Spotlighting Papa D's post: "Charity Seeketh Not [Only] Her Own [People]: Those Who Hate You" While the phrase "Be in the world but not of the world" is sometimes used as justification to avoid interacting with others who are different, Papa D reminds us that applying the Sermon on the Mount means we "must interact with others to do good to them."
Simply put, the "do good" clause knows no boundaries, even among those we might prefer to avoid:
"We can't become truly charitable in isolation, and we can't become truly charitable through only an intellectual understanding of it. At some point, we simply must LIVE it."
Also, an insight on "abstain from all appearance of evil": "Perhaps one of the most misunderstood scriptures in the entire Bible. In its original usage, it does not mean to avoid anything that even looks like evil - that appears to be evil. Rather, it means something like the following: "Abstain from evil no matter its appearance - no matter how it looks."
"...The focus is not on avoiding anything that someone else might perceive to be bad, but rather to avoid that which truly is evil."
For many weeks now I've been following (with great fascination) the journey of Ray Brown, a much beloved but recently retired U.S. history teacher. He's literally walking across the United States of America--in part to fulfill a personal dream, but also to raise public awareness of the U.S. Constitution, the Bill of Rights, and support for American history. So today, America's second "birthday" (September 17th, 1787), please allow me to introduce you to his blog--A Son of Liberty's Walk Across Ameria.
He updates the blog everytime he gets to a town and stays in a hotel. In between towns he camps in the tent he carries in his custom made "handcart" trailer. He began in June 2010 on the Oregon Coast (Florence, Oregon) and this morning he left the town of Ogallala, Nebraska. He'll end up by walking through Philadelphia (birthplace of the Declaration of Independence as well as our Constitution) before reaching the Atlantic Ocean near Atlantic City. He's now walked over 1600 miles, crossing the continental divide in Yellowstone National Park, and has distributed countless copies of the Bill of Rights along the way. I'm completely enthralled. I'm just surprised some major news network hasn't already picked up on his story.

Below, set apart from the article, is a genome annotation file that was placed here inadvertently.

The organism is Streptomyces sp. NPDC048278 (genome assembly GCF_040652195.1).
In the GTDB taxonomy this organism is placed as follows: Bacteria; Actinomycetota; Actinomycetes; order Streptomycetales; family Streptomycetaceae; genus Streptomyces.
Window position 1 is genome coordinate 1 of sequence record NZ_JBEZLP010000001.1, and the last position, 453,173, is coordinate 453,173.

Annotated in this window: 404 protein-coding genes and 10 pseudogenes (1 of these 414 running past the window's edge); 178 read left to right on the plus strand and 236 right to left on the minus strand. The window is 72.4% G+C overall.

I've had an extremely busy and wonderful summer. Before you know it, over a month goes by before a new blog post goes up. I have some thoughts on the back-burner. But I have much less time to write out those thoughts. I've also had much less time to read other peoples' thoughts. But I keep a Google Reader feature on my iGoogle homepage, and this post caught my eye today: Follow the Brethren and Never Fall.
For better or for worse, it sparked my first comment in weeks:
"Personally, I'm more comfortable with this scripture as a metaphor to follow Christ with exactness--'our prophet, priest and king'--marching onward as Christian soldiers.
"I'm generally less comfortable with an intense mantra of "follow the prophet" only because I don't believe that a fallible prophet is necessarily synonymous with following Christ. While there are obvious virtues for both, such a militant intensity of focus/zealousness to any mortal might actually lead to looking past the mark--or The Mark."
"The fundamental principles of our religion are the testimony of the Apostles and Prophets, concerning Jesus Christ, that He died, was buried, and rose again the third day, and ascended into heaven; and all other things which pertain to our religion are only appendages to it."